Millions of people across the world have been forced to switch to working from home and meeting remotely with their customers, coworkers, family and friends. The global shift has made Zoom the leading video conferencing platform with a massive jump in users from 10 million in December of 2019 to over 200 million by March of 2020.
Zoom’s advantage is its accessibility. The platform is simple, easy to use and doesn’t over complicate getting a video chat started. While some users are loving it’s simplicity and playful features like custom backgrounds, others have brought its security faults into the spotlight in recent weeks.
There are reports surfacing of videos recorded through the software being saved to separate storage spaces without password requirements. Some chats are being disrupted by unwelcome online trolls who post pornographic images in video chats, and aggressively insult other users through text chats. Tech experts are criticizing a lack of encryption security.
Zoom is an excellent tool and there are plenty of easy options to make the platform a safer place to hold your company meetings, gatherings of friends and family time. We’ve outlined 6 ways to keep your Zoom chats secure and private for everyone.
Put a stop to Zoombombs
Zoombombing is the moniker given to unwanted guests joining a Zoom video chat. There are a few effective ways to prevent these trolls and hackers from disrupting your meetings.
#1 Use a random meeting ID
Each zoom meeting is given a unique 9 digit identification number. If the number is made public and someone finds it online or guesses it (although improbable), they can easily join the chat with a couple clicks. An effective way to prevent unwanted visitors is to use a random meeting ID for every new meeting you create. When you first launch a meeting, the options panel allows you to generate a random ID instead of using your personal ID.
#2 Set a meeting password
Set your meeting up “behind closed doors” with a password. Every participant will need to enter the correct password to join your meeting. This is found in the options panel as well as when you launch a meeting.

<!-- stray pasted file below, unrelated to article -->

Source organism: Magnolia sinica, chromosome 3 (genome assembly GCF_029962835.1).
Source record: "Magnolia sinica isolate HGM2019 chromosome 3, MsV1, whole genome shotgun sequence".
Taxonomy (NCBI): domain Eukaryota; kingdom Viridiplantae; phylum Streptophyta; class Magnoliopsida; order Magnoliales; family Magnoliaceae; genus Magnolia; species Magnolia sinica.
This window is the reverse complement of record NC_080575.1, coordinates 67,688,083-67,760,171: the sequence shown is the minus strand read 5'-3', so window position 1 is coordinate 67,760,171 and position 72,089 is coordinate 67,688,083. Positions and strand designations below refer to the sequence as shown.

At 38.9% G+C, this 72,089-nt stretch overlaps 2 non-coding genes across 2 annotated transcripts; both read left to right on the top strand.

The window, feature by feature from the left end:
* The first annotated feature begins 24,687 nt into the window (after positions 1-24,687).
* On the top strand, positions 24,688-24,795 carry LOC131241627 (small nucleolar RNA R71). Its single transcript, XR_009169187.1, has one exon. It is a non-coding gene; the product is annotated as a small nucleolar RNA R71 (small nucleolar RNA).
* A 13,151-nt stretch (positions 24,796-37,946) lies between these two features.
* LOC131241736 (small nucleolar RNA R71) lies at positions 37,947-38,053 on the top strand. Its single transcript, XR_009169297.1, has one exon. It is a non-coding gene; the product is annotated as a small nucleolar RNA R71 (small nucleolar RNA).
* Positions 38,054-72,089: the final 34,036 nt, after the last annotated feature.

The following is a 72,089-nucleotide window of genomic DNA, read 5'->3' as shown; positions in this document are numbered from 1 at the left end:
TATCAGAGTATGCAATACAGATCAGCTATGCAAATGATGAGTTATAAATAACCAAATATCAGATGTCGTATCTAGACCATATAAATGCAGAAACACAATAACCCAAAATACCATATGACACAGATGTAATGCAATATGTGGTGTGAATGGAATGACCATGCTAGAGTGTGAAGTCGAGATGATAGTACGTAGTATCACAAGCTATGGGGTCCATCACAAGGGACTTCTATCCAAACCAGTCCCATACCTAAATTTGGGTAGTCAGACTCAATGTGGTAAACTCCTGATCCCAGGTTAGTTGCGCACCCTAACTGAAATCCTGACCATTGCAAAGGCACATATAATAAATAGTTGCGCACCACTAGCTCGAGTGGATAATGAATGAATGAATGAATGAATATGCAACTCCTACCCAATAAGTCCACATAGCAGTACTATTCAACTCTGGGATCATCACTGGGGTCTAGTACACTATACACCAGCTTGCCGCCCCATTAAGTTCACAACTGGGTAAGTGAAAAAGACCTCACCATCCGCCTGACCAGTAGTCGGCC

We can’t stress enough how important it is to be careful who you share the password with and how. We suggest only giving the password to a select few people and avoiding any mass communications.
#3 Enable a virtual waiting room
Just as you would in an office, you can have participants hold in a waiting room before joining a meeting. This can be found under the advanced options for hosting meetings. When the meeting host or leader is ready, they can approve each waiting participant to join.
Understand your options and set restrictions
#4 Keep privacy in mind when opting-in to some features
Zoom meeting hosts, the creators or leaders of a video chat, are given many privileges and tools. It’s important you know what each participant is able to do in the meeting before you ever launch one.
For example, hosts are given the option to record the meeting and save copies of the chat log. An excellent feature, right? Maybe not if some comments between participants aren’t appropriate or shouldn’t be viewed by others. Saved chat logs save everything. That means person-to-person chats and person-to-everyone chats both get saved. We suggest only using features like this if absolutely necessary.
#5 Restrict users
You’ve probably heard horror stories of users accidentally showing private information during a video chat. What people do online during their free-time can be awkward, even if the intent is innocent.
Zoom meeting hosts can help keep everyone focused and safe from awkward situations by restricting screen sharing. On Windows or macOS, click the arrow beside Share Screen then Advanced Sharing Options to turn off screen sharing for everyone but yourself. You can change the setting for each participant later if needed.
#6 Lock the meeting
Once everyone has joined the meeting, lock it to prevent additional unwanted guests. From the desktop app, click Manage Participants, More, then Lock Meeting.
Each of these options can add more security to a meeting, but the best way to protect everyone is to use them together. Use a random ID, set a password, restrict sharing options and lock the meeting. You can be sure that the next meeting you join or host won’t be disrupted by trolls or awkward reveals.